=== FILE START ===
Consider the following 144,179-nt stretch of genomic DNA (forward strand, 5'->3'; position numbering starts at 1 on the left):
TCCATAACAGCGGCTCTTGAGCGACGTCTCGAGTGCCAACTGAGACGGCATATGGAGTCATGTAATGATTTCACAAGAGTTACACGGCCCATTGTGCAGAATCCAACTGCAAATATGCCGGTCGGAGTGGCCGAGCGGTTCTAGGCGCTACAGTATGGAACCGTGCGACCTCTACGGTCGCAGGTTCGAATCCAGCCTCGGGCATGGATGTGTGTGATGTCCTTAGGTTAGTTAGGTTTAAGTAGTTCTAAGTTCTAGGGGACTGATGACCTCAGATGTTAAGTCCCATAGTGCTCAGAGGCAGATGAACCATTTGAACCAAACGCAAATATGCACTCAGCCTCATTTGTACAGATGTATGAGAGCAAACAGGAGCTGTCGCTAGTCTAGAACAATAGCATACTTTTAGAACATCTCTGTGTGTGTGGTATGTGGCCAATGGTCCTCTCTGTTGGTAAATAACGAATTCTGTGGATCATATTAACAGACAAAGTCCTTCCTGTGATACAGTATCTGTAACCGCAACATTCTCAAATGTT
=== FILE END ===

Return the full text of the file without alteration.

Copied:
Consider the following 144,179-nt stretch of genomic DNA (forward strand, 5'->3'; position numbering starts at 1 on the left):
TCCATAACAGCGGCTCTTGAGCGACGTCTCGAGTGCCAACTGAGACGGCATATGGAGTCATGTAATGATTTCACAAGAGTTACACGGCCCATTGTGCAGAATCCAACTGCAAATATGCCGGTCGGAGTGGCCGAGCGGTTCTAGGCGCTACAGTATGGAACCGTGCGACCTCTACGGTCGCAGGTTCGAATCCAGCCTCGGGCATGGATGTGTGTGATGTCCTTAGGTTAGTTAGGTTTAAGTAGTTCTAAGTTCTAGGGGACTGATGACCTCAGATGTTAAGTCCCATAGTGCTCAGAGGCAGATGAACCATTTGAACCAAACGCAAATATGCACTCAGCCTCATTTGTACAGATGTATGAGAGCAAACAGGAGCTGTCGCTAGTCTAGAACAATAGCATACTTTTAGAACATCTCTGTGTGTGTGGTATGTGGCCAATGGTCCTCTCTGTTGGTAAATAACGAATTCTGTGGATCATATTAACAGACAAAGTCCTTCCTGTGATACAGTATCTGTAACCGCAACATTCTCAAATGTT